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A representative individual from Arrovian aggregation of parametric individual utilities

  • Frederik Herzberg

    ()

    (Institute of Mathematical Economics, Bielefeld University)

This article investigates the representative-agent hypothesis for an infinite population which has to make a social choice from a given finite-dimensional space of alternatives. It is assumed that some class of admissible strictly concave utility functions is exogenously given and that each individual's preference ordering can be represented cardinally through some admissible utility function. In addition, we assume that (i) the class of admissible utility functions allows for a smooth parametrization, and (ii) the social welfare function satisfies Arrovian rationality axioms. We prove that there exists an admissible utility function r, called representative utility function, such that any alternative which maximizes r also maximizes the social welfare function. The proof utilizes a special nonstandard model of the reals, viz. the ultraproduct of the reals with respect to the ultrafilter of decisive coalitions; this construction explicitly determines the parameter vector of the representative utility function.

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File URL: http://www.imw.uni-bielefeld.de/papers/files/imw-wp-411.pdf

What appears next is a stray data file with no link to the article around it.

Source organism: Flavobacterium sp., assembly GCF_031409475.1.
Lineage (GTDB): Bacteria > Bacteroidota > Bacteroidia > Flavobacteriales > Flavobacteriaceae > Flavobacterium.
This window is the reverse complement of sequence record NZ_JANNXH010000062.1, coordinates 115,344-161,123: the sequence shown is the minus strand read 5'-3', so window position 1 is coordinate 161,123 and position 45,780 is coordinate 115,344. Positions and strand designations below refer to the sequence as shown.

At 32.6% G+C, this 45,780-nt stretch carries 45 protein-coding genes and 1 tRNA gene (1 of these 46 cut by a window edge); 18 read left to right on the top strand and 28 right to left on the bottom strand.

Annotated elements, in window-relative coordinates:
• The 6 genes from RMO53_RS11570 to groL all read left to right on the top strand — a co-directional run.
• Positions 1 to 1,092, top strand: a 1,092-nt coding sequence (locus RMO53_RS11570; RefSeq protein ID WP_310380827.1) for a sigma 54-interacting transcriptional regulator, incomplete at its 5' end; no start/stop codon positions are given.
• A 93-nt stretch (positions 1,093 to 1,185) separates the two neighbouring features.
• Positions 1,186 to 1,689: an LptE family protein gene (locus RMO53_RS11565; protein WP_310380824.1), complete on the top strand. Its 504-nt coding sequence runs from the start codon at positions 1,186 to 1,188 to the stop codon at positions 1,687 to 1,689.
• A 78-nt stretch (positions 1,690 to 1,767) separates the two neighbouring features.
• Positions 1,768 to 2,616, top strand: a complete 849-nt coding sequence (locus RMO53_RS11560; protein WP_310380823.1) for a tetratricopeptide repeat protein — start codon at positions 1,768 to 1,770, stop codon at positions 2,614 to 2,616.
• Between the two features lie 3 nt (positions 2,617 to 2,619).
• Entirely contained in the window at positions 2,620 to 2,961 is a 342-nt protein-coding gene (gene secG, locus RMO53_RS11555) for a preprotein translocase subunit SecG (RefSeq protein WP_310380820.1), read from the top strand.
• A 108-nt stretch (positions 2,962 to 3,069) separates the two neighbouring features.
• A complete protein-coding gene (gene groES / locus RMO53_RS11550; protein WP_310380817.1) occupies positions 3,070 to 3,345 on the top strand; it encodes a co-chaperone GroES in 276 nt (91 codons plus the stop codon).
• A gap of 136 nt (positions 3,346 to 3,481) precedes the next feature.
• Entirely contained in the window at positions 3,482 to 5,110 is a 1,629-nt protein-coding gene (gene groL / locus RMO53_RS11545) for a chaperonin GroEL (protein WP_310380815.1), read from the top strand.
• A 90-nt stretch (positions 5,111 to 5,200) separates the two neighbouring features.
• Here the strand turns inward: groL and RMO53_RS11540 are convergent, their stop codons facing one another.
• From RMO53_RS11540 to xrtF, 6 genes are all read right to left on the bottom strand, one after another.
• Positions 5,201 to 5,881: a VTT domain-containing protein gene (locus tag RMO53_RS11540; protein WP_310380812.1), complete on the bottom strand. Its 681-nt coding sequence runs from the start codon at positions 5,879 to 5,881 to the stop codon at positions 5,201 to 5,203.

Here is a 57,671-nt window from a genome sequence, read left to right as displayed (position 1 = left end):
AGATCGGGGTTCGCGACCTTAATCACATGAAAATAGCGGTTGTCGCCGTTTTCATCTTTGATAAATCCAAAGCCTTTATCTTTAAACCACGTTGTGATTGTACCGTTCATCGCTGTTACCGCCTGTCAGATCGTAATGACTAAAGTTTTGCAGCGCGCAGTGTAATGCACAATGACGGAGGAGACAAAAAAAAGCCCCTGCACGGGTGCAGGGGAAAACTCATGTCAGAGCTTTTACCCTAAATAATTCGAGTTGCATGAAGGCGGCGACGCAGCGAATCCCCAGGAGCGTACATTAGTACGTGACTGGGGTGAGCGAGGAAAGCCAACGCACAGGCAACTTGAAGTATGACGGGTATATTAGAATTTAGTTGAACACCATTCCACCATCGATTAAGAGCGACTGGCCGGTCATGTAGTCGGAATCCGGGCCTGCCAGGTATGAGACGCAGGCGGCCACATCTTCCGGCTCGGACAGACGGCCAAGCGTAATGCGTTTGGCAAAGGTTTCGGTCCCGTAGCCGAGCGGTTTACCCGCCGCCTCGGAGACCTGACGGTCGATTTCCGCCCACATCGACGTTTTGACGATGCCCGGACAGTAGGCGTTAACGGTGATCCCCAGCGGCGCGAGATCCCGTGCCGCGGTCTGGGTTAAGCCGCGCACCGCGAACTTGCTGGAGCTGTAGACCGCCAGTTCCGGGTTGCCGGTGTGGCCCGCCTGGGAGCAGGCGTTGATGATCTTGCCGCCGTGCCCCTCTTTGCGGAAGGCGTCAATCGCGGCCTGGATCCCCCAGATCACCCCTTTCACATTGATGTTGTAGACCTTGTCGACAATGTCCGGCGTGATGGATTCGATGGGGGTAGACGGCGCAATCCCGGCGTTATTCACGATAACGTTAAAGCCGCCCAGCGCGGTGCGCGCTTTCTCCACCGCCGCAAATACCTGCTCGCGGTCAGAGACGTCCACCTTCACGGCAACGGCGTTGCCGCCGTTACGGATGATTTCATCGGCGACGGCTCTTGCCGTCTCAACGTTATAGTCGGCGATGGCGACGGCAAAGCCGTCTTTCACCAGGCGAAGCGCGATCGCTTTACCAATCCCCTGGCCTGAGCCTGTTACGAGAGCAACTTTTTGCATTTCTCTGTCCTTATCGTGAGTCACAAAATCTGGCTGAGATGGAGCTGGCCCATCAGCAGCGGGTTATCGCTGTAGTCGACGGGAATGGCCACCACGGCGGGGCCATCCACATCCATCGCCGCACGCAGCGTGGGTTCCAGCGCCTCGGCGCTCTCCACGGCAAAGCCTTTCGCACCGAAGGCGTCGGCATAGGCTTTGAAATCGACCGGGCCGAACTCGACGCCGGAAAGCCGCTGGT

File Function: First version, 2009
Download Restriction: no

Paper provided by Bielefeld University, Center for Mathematical Economics in its series Working Papers with number 411.

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Length: 17 pages
Date of creation: Jan 2009
Date of revision:
Handle: RePEc:bie:wpaper:411
Contact details of provider: Postal: Postfach 10 01 31, 33501 Bielefeld
Phone: +49(0)521-106-4907
Web page: http://www.imw.uni-bielefeld.de/

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  1. James E. Hartley, 1996. "Retrospectives: The Origins of the Representative Agent," Journal of Economic Perspectives, American Economic Association, vol. 10(2), pages 169-177, Spring.
  2. Alan P. Kirman, 1992. "Whom or What Does the Representative Individual Represent?," Journal of Economic Perspectives, American Economic Association, vol. 6(2), pages 117-136, Spring.
  3. Anderson, Robert M., 1991. "Non-standard analysis with applications to economics," Handbook of Mathematical Economics, in: W. Hildenbrand & H. Sonnenschein (ed.), Handbook of Mathematical Economics, edition 1, volume 4, chapter 39, pages 2145-2208 Elsevier.
  4. Campbell, Donald E., 1990. "Intergenerational social choice without the Pareto principle," Journal of Economic Theory, Elsevier, vol. 50(2), pages 414-423, April.
  5. Lauwers, Luc & Van Liedekerke, Luc, 1995. "Ultraproducts and aggregation," Journal of Mathematical Economics, Elsevier, vol. 24(3), pages 217-237.
  6. Schmitz, Norbert, 1977. "A further note on arrow's impossibility theorem," Journal of Mathematical Economics, Elsevier, vol. 4(2), pages 189-196, August.
  7. Clark, Stephen A., 1992. "The representative agent model of probabilistic social choice," Mathematical Social Sciences, Elsevier, vol. 23(1), pages 45-66, February.
  8. Sen, Amartya, 1995. "Rationality and Social Choice," American Economic Review, American Economic Association, vol. 85(1), pages 1-24, March.
  9. Grafe, F. & Grafe, J., 1983. "On arrow-type impossibility theorems with infinite individuals and infinite alternatives," Economics Letters, Elsevier, vol. 11(1-2), pages 75-79.
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